“Big Dairy.” One of the strangest terms attached to the industry. As seen in fear-mongering headlines, Big Dairy is used to de-personalize individual dairy farmers and imply some large, faceless force foisting an agenda on unsuspecting consumers. So, who exactly is it? Maybe by figuring out what Big Dairy is – or isn’t – some light could be shed on what’s real, and what’s contrived, in debates about dairy and its presence in the marketplace.
That rules out farmers. But what about dairy corporations? The dairy industry boasts some impressive-sized businesses. Land O’Lakes is ranked #212 on the Fortune 500, and Dairy Farmers of America would make the list too, if it were publicly traded. That might be Big Dairy, except – DFA and Land O’Lakes are farmer-owned cooperatives. If that’s what people mean when they talk about “Big Dairy,” then Big Dairy contains an awful lot of small and medium-sized family farms. And these cooperatives are tiny compared to, say, Big Healthcare, (four entries among Fortune’s top 10 companies) Big Oil (four of them in Fortune’s top 25), or Big Tech (six in the top 50).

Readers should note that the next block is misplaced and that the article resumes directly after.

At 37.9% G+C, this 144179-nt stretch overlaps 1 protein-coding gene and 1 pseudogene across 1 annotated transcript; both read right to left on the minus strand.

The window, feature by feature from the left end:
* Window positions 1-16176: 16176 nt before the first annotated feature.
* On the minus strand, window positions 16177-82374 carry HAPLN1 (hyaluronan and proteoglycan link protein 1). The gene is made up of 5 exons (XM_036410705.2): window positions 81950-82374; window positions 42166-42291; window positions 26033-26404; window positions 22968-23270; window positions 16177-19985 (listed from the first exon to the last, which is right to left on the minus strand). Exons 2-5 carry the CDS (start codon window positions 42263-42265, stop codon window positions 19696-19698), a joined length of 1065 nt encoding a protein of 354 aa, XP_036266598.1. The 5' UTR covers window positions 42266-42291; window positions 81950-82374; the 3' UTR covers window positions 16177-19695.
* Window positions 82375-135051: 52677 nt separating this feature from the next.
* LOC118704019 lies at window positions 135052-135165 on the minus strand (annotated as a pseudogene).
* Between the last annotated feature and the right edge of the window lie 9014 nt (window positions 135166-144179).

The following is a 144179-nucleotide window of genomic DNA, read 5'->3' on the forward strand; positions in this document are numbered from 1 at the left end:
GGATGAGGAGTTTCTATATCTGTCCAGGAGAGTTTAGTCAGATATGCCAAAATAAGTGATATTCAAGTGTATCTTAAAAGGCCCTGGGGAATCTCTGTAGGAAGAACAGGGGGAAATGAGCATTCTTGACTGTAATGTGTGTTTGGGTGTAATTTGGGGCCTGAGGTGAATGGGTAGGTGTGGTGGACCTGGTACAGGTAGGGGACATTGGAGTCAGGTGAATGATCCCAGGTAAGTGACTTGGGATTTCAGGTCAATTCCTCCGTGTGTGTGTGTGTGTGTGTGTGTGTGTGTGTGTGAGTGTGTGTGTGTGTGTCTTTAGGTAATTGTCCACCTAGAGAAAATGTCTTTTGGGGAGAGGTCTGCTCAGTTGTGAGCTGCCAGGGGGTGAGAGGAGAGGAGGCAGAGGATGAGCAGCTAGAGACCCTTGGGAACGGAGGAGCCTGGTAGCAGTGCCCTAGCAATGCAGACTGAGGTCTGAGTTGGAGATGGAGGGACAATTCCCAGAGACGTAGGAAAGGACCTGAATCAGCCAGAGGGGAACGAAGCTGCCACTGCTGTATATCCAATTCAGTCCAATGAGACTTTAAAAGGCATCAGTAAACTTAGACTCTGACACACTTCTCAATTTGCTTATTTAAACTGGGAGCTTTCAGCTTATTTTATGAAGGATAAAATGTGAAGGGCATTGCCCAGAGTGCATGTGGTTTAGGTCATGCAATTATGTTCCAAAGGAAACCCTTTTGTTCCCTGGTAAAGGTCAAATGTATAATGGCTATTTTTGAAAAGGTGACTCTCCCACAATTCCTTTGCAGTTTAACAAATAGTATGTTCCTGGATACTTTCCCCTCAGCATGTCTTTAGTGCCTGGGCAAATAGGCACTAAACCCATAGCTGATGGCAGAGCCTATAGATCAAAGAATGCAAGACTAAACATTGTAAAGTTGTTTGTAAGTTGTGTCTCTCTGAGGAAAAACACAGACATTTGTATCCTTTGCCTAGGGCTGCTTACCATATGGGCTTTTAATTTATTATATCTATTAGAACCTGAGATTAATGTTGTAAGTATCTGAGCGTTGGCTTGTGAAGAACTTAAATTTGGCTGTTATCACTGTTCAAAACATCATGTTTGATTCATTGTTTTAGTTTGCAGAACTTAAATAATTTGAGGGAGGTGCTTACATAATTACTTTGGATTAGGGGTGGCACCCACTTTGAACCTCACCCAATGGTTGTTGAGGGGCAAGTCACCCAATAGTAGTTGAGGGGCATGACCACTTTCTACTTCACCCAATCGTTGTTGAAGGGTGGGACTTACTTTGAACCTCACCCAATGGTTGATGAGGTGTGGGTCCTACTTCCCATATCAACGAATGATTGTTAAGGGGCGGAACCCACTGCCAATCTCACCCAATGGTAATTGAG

But maybe it’s not about raw size. Maybe Big Dairy is a myth invented by those who want to make family dairy farmers seem “big” to advance some contrasting image of their competitors – who want to be seen as plucky, usually plant-based, upstarts taking on Big Dairy with highly touted “innovation.”
Let’s explore this. Take, for example, Perfect Day, allegedly just a humble innovator with nothing to offer but a thousand $20-a-pint tubs of imitation ice cream … and startup funding from Temasek – a venture-capital arm of the government of Singapore — and Archer-Daniels-Midland, an agri-business behemoth with $64 billion in annual sales that ranks #49 on the Fortune 500. Other plant- and cell-based alternatives are financed by Jeff Bezos (worth roughly $115 billion, the world’s richest man at the end of 2019) and Bill Gates (net worth over $100 billion) – not exactly little guys, to say the least. In fact, if you added up the gross receipts of all 40,000 dairy farmers in the United States last year (an estimated $39.9 billion), you’d only be worth about two-fifths as much as Jeff Bezos. So-called “Big Dairy” will never compete with that.